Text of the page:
NRC does not complete major updates to Part 110 required for advanced reactor designs | Morgan Lewis – Up & Atom

An NRC working group released a report on July 23, after conducting a “fundamental” review of 10 CFR Part 110 and the NRC’s readiness to approve exports of advanced reactors and associated nuclear materials. The NRC concluded that it was “generally ready to approve the export of advanced reactors and related materials and components”, but Part 110 could “benefit” from some clarifications as it relates generally to light water reactor technology (LWR) focused. The proactive review of the NRC is welcome news and shows the agency’s commitment to being ready to license the next generation of nuclear reactor designs.

The report was published in response to the commissioning of the Advanced Reactor Exports Working Group (AREWG) in August 2019 by the Office of International Programs (OIP) of the NRC, which is responsible for overseeing the export of nuclear material and equipment. The AREWG included representatives from various NRC offices including the OIP, the General Counsel, Nuclear Material Safety and Protection, Nuclear Safety and Incident Response, Nuclear Reactor Regulation, and Nuclear Regulatory Research. Technical experts from the DOE’s National Nuclear Security Administration and the Argonne National Laboratory also assisted the review.

After first defining what an advanced reactor is, the NRC focused on five advanced reactor types that are most likely to be ready for export in the next decade: high-temperature gas-cooled reactors, high-temperature sodium reactors, fluoride-salt-cooled high-temperature reactors, molten salt reactors, and small heat pipe reactors. AREWG members then reviewed more detailed information on one or two representative designs for each to understand the designs and equipment that are part of the reactor and to determine what changes to Part 110 might be required to incorporate those designs.

Ultimately, the AREWG’s report concluded that there were no “material deficiencies in 10 CFR Part 110” for authorizing the export of these advanced reactors, as it “did not identify any components or materials specifically designed for use in advanced reactors or have been prepared that are not already covered by the existing export licensing regulations of the NRC. ”However, the AREWG concluded that“ some clarification of the regulation could help avoid potential misinterpretations ”and prevent delays in the licensing process. As an example, the AREWG referred to the entry for “Zirconium Tubing” in Appendix A to Part 110, an “Illustrative List of Nuclear Reactor Equipment Under NRC Export Licensing Authority”. The AREWG concluded that this entry could potentially lead to a misinterpretation of the scope of Part 110 as zirconium tubing is used for the jacketing of LWR reactors. In contrast, advanced reactor designs can use other types of materials for the cladding of nuclear fuel, and the fuel can be in shapes other than tubes. The report therefore recommends revising Part 110 to clarify that the NRC has the export license for all types of cladding, not just zirconium tubing.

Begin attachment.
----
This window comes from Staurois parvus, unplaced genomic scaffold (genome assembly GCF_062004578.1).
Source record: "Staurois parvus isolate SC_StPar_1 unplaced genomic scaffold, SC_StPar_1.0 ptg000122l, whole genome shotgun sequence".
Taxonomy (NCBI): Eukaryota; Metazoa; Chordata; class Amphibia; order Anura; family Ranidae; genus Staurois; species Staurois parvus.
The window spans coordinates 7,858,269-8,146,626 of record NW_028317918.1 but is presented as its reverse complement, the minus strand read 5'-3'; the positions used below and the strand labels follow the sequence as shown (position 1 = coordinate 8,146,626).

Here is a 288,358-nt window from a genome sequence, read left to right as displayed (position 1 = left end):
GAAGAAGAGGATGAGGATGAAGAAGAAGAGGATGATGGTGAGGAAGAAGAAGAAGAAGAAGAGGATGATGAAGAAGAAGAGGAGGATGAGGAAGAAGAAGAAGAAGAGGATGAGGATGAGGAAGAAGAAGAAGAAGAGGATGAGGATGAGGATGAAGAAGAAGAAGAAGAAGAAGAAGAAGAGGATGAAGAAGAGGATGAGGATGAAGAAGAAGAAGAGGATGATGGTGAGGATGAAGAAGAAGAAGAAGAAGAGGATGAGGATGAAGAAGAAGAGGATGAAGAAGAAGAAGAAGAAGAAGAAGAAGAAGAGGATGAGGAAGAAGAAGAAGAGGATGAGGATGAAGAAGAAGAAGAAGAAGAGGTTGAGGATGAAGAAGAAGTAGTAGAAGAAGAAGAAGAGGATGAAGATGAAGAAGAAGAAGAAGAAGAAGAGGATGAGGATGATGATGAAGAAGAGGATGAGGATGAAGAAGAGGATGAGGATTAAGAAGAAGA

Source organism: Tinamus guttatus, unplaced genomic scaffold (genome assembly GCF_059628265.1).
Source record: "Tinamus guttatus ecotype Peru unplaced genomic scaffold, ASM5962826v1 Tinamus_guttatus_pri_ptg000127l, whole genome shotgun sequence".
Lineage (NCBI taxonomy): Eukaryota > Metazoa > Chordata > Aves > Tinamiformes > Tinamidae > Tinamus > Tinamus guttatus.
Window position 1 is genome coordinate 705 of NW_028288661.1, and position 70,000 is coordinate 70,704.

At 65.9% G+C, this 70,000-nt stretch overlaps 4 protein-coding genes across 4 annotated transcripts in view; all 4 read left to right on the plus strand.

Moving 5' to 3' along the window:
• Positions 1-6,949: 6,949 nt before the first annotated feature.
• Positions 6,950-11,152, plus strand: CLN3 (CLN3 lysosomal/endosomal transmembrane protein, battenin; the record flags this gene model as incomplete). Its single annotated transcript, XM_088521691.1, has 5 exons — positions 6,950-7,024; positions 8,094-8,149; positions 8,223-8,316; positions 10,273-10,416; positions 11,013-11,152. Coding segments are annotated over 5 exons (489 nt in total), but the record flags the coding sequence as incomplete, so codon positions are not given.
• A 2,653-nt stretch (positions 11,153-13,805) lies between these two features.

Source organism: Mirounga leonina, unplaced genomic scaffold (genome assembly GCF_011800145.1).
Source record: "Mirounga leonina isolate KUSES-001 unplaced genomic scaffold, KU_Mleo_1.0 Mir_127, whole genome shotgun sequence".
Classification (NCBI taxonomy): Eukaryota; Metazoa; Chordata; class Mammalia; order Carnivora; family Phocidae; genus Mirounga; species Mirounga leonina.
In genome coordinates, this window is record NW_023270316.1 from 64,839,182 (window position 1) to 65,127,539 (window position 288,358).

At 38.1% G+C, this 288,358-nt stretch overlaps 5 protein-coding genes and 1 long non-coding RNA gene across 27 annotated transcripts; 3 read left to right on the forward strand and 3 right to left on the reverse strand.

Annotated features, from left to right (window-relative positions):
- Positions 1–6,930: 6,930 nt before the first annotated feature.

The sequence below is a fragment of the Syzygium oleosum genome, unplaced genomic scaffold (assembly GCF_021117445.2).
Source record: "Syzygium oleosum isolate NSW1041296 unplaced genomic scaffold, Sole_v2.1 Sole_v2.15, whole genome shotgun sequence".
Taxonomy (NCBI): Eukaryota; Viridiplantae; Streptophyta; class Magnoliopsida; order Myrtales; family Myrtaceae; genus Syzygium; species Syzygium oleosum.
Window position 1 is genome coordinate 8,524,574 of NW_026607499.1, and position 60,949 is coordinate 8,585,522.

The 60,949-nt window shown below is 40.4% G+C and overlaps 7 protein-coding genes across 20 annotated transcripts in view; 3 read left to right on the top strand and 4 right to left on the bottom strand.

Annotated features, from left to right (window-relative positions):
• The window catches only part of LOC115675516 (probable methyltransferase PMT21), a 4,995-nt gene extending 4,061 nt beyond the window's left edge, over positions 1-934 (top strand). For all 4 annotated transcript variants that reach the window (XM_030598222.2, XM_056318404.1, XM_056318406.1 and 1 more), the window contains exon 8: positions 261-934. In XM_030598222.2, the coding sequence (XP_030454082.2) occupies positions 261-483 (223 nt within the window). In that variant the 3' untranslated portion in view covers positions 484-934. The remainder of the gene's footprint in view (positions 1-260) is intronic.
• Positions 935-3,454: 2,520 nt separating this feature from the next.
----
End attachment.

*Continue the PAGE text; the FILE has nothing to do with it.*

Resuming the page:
Similarly, the AREWG focused on fluoride or chloride salts, which some advanced reactors want to use as the primary coolant. Although the term “salt” is not used anywhere in Part 110, it is generally expected that several advanced reactor designs will use salts specifically designed or prepared for use in a reactor as a coolant. In fact, some of the salts may also contain enriched uranium, so the salt contains the fuel and acts as a coolant at the same time. Although the AREWG concluded that such salts are clearly subject to the NRC licensing authority, the AREWG recommended that a future regulatory change be made to specifically address this small loophole.

It is relatively unsurprising that the NRC found only a handful of clarifications and revisions necessary as the NRC already has clear powers to regulate the export of non-LWR technology. In so far as a reactor designer or customer questioned how Part 110 might apply to their design, our experience has been that the NRC compares the purpose of the non-LWR equipment to similar components in an LWR design and then decides how regulate the non-LWR equipment based on how it would regulate the LWR equipment. And when in doubt, the NRC will consider Criteria 11 in Appendix A to Part 110 and decide whether it should regulate the component on the grounds that it is “specially designed or prepared for use in a nuclear reactor” or “in one of the others in Appendix A listed components. “

However, there may be times when the material or equipment is not “specially designed or prepared” for use in a nuclear reactor. For example, an exporter will not be subject to Part 110 if it determines that a component is not specifically designed or prepared for use with a nuclear reactor. This can be the case when components that are used for advanced reactors are really “dual-use” and have not, for example, been modified to meet the radiation or nuclear-specific temperature conditions. Advanced reactor developers, their suppliers, and their potential customers should continue to follow all proposed NRC clarifications to Part 110 to prevent improper expansion of Part 110.

Morgan Lewis will continue to monitor developments in the nuclear trade and trade controls.

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